Digitalisation supports sustainable packaging thanks to adding value without adding materials or considerable costs. That value takes many forms, from marketing and consumer engagement to raising awareness of environmental issues. Digital tools that can bring benefits to global beverage brands include laser engraving and a gaming-style recycling app, with plastic packaging manufacturers able to integrate both relatively easily and cheaply.
Laser engraving is a design tool to add value to plastic packaging, with the infrared and UV laser capabilities bringing appealing consumer engagement opportunities right at the start of the design process. The digitalisation element of laser engraving comes from its graphic design foundation, whereby the right files mean clear designs can be engraved on closures.
Andzejus Buinovskis, design engineer at global packaging manufacturer RETAL, developed specific files that highlight the possibility of laser engraving for integration in the company's portfolio of HDPE closures, which are widely used by many of the world's leading beverage brands.
Andzejus says, “I realised the potential for laser engraving on the underside of our closures when I was sent files to create engraving on our closures, but the graphic files were not suited to laser engraving. The files were prepared by a professional graphic designer as they meant to be printed, but they would not translate well in laser engraving and would not have the desired result. I worked on solutions using one or two lasers and with ultraviolet, infrared or both technologies, with my knowledge of the capabilities of the machines married with my design skills. For example, the laser doesn't see shapes, but rather outlines; the laser beam follows the perimeter of the shape, so the design needs to be simplified in order to create a clear image. I worked with the creators of the machine to understand in depth what is and is not possible within its existing capabilities, like can we create an infilled area and can we engrave on light, dark and coloured closures.”
An added bonus, laser engraving also adheres to the increasingly-appreciated Design for Recycling, or DfR, approach, which clarifies the importance of designing effective products, specifically in this case packaging, with their recyclability and responsibility in mind right from the start, rather than relying on the consumer to make sustainable end-of-life decisions.
By meeting the marketing demands of the brand owners without adding additional materials or hard-to-recycle elements, laser engraving can offer competitions and promotional information right on the closures.
Andzejus adds, “The potential for marketing is endless with laser engraving on closures. The machine can be set to engrave random codes, codes that relate to lotteries or prizes...we can even engrave an image of the prize itself! It's fantastic because of course there is a vastly reduced risk of the consumer checking to see if they've won a prize without buying the product, as can happen with on-label promotions for example.”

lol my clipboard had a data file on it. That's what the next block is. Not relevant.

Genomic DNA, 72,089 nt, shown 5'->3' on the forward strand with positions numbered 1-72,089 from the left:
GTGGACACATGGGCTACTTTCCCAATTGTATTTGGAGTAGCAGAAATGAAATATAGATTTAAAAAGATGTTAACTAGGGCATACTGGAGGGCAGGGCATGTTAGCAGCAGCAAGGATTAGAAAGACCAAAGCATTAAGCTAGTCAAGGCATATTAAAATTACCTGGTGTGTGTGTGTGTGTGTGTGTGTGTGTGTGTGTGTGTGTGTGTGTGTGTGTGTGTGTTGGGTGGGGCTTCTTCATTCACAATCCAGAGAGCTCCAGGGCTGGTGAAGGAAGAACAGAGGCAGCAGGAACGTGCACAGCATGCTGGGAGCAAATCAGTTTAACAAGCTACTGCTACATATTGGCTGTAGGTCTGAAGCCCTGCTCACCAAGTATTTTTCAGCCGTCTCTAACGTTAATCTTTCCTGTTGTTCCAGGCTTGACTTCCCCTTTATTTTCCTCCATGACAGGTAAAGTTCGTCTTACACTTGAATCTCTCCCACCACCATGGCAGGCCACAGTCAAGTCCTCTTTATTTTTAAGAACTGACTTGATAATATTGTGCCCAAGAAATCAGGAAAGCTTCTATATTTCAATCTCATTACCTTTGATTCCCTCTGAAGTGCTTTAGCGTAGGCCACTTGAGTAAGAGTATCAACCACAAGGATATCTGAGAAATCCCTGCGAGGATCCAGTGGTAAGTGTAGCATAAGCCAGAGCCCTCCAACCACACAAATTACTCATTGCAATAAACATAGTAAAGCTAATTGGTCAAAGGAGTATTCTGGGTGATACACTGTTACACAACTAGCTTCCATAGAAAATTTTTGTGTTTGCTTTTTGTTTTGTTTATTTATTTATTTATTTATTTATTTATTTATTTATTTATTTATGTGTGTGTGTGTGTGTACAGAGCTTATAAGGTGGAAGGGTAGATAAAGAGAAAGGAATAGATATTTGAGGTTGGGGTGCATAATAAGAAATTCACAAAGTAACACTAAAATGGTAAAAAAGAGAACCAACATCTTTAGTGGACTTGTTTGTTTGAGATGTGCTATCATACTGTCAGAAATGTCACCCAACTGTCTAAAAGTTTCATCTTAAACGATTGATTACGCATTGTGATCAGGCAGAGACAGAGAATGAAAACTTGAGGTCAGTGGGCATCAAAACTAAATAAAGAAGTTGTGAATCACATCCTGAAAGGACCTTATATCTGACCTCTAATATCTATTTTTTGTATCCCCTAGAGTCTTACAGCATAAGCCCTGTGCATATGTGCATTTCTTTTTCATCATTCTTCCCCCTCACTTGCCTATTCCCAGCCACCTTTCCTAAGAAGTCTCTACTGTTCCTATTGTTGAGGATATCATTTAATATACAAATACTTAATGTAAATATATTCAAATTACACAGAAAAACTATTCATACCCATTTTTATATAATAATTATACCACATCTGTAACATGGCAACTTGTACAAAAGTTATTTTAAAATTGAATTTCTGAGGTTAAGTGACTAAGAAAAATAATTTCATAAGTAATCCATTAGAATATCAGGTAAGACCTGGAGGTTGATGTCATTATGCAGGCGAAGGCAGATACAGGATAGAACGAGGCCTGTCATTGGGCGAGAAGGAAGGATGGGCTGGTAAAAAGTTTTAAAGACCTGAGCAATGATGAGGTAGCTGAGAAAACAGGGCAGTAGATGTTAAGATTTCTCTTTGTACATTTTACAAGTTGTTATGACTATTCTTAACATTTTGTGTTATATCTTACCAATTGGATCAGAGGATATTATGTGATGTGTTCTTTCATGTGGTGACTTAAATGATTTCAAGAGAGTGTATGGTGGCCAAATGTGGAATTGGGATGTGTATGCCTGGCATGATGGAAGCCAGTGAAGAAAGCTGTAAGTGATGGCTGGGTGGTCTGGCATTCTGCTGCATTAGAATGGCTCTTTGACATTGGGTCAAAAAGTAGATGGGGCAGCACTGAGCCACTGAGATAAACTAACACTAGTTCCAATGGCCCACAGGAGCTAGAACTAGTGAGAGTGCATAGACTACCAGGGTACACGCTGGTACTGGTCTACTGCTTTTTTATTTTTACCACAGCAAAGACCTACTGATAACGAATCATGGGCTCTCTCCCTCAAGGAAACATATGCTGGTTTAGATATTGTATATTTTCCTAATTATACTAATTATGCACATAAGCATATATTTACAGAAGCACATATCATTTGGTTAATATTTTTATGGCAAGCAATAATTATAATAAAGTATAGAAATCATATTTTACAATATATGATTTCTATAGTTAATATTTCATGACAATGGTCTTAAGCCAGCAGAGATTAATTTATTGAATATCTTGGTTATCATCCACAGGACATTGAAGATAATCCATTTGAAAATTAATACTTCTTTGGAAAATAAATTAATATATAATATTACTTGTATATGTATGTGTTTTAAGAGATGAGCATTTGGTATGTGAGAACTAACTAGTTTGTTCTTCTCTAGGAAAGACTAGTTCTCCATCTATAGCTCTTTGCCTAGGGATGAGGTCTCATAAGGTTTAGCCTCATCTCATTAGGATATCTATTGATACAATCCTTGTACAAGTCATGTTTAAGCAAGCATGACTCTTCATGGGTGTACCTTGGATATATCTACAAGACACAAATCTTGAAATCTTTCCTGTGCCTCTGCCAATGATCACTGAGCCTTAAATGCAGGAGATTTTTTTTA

Consumer engagement is clearly a trend that is not going away, but then neither is sustainability. Brands and consumers are simply more demanding now, but thankfully digitalisation can help both trends to be delivered smoothly. Eric Shaffner, CEO and founder of ZeLoop, has developed an app that brings together digitalisation and sustainable packaging, billing this as 'the eco-friendly app that rewards you'. A circular economy-supporting app, ZeLoop is a digital engagement tool that encourages consumers to responsibly collect and recycle their plastic packaging in a gaming-style way, giving points and rewards for real-life recycling. Eric says, “ZeLoop is a new opportunity for engagement both for marketing and sustainability purposes. Everybody has a phone now - the 8-billion mark for mobile phone subscriptions was reached in 2017 – so apps can reach the maximum people without requiring extra hardware or materials. Consumers of all demographics use mobiles, so any brand can reach their target audience with an app; a mobile is often the first material comfort that people in developing countries will purchase when they have a bit of purchasing power, and being able to connect with your consumers so immediately is invaluable.” Combining apps with promoting the circular economy is a clever development, with Eric noting that the 'gamification' of sustainability appeals to our natural competitiveness. He adds, “Apps offer limitless ways to interface and engage with consumers and by applying mechanisms normally used in video games to real life topics like recycling plastic packaging, ZeLoop plays on our love of winning!” Both laser engraving and responsibility-focused apps enable brands to build the social recognition between their products and their target consumer by offering engagement without demands through social media, which is particularly positive for millennial consumers that want to be active and vocal in their sustainability performance. Eric says, “Connecting consumers' beliefs with their social media is hugely valuable as they are pleased to share their values with their friends and followers. Apps like ZeLoop make a positive statement that reflects well on the consumer, which in turn supports the brand values, without adding to the cost of the product or the marketing budget of the brand.” Consumer acceptance is crucial for the packaging industry, so any proven positive steps that help to maintain and enhance the relationship between consumers and brand owners must be celebrated, particularly when those innovative steps are responsible, sustainable and engaging.